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Local News

Being a Herald Angel in 2019

Annual campaign benefits programs that United Way of Will County funds

For my daughter Rebekah, The Herald-News’ Herald Angels campaign is synonymous with oranges.

Hold that thought.

For about 23 years, the Herald Angels campaign has provided an opportunity for our readers to help people in their own community.

Any donation amount is welcome, helpful and needed. And it goes directly to United Way of Will County, the Herald Angels’ beneficiary for the past few years.  

Why United Way?

Because United Way of Will County funds programs to help residents obtain and maintain self-sufficiency, health, education, success and safety, such as Cornerstone Services in Joliet.

Cornerstone offers employment services, residential services, support services and behavioral health services, basic skills programs and advocacy to adults, and some adolescents, with disabilities.

In addition, Cornerstone provides social and recreational activities – such as 10 different Special Olympics sports, said Matthew Lanoue, coordinator of public relations.

“Because our agency is pretty large and has just a wide array of services, we’re able to serve most people with some sort of a disability,” Lanoue said. “We provide whatever sort of service they need that will help them live and work in the community as independently as possible.”

Cornerstone serves about 1,200 people every day and helped 168 clients find jobs last year, he said.

“If you’re able to work and want to work, we can find you a job,” Lanoue said.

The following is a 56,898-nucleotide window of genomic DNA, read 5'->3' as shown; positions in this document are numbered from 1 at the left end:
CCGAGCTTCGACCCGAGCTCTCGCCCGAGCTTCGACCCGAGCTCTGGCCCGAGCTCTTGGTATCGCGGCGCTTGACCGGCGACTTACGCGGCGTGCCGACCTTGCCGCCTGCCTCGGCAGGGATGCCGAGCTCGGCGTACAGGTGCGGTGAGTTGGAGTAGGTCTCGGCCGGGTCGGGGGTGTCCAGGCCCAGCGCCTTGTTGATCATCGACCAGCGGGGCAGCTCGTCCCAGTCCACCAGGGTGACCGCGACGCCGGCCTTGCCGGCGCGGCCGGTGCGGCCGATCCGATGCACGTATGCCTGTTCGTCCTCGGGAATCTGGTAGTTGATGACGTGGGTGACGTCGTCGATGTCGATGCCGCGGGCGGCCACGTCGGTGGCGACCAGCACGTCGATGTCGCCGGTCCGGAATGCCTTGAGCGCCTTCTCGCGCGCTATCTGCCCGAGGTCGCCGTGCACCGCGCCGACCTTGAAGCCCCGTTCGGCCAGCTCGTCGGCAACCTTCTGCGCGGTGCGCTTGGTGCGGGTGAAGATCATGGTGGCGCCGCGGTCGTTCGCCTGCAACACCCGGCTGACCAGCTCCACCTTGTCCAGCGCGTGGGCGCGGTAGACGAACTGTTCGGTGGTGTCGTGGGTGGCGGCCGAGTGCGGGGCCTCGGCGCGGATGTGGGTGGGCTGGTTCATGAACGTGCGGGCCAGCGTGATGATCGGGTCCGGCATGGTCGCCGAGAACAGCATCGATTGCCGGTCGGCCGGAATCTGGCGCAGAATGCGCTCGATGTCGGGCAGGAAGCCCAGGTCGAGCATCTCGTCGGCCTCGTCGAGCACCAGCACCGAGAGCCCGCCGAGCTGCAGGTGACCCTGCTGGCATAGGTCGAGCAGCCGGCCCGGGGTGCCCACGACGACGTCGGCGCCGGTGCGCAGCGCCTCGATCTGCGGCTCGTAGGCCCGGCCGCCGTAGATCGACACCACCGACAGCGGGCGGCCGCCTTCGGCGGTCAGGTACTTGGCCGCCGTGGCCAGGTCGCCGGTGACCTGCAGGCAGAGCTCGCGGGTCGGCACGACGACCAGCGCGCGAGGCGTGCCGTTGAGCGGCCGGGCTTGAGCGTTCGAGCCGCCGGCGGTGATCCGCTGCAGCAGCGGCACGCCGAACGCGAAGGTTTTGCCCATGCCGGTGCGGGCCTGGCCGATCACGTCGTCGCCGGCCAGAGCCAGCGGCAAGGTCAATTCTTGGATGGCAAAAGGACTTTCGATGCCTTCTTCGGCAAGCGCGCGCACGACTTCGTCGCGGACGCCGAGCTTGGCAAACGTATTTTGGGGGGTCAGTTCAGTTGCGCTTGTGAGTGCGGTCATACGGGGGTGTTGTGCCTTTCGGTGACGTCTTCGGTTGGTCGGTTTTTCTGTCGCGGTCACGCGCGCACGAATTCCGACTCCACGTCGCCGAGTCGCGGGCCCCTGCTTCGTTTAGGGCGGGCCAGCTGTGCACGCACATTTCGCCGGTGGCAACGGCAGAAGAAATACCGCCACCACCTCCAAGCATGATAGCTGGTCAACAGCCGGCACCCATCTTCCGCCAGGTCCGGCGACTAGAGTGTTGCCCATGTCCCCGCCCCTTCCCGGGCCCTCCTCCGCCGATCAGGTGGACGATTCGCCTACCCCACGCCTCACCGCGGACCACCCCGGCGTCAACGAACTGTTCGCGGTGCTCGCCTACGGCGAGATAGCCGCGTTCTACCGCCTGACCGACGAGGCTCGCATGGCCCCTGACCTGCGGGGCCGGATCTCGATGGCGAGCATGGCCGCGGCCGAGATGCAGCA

Another United Way agency is the Will County Children’s Advocacy Center, founded by Will County State’s Attorney James Glasgow in 1995, said Executive Director Lisa Morel Las.

The CAC provides hope, healing and justice for children (and nonoffending family members) who have endured physical and sexual abuse, sexual exploitation, child pornography, neglect and exposure to violence, Las said.

The most urgent funding need is for an additional trauma therapist and advocate, Las said.

Currently the wait time for individual therapy is four to six weeks, although families can start attending group sessions right away, she said.

Considering that the CAC is the only place in Will County that provides specialized trauma therapy as it relates to sexual abuse, Las said,
four to six weeks is a long time for hurting children and families.

“Not only has the child been injured through the actions of someone else that can have a negative impact, but it also impacts the family,” she said. “If we don’t take care of those children and really target the healing for the actual trauma they endured, then it can continue to cycle.”

A donation to Herald Angels may also benefit:

• Cancer patients, through the Cancer Support Center in Mokena and Homewood

• People struggling with addiction find recovery through Stepping Stones Treatment Center in Joliet

• The Spanish Community Center with food, housing, clothing and jobs

• Victims of domestic abuse find safety and a new life, free from abuse through Guardian Angel Community Services in Joliet.

• Young victims who can’t speak for themselves through CASA of Will County.

• Big Brothers Big Sisters of Will and Grundy Counties.

• Crisis Line of Will and Grundy counties.

Back to the oranges.

About 20 years ago, when I was writing Herald Angels campaign stories, the focus of the campaign, and the stories, was on low-income seniors.

I would interview past senior recipients to discuss how the donation personally helped them.

One senior said he spent part of his donation on oranges, which he loved and could not afford to buy.

Be a blessing in someone’s life this year.

Be a Herald Angel.

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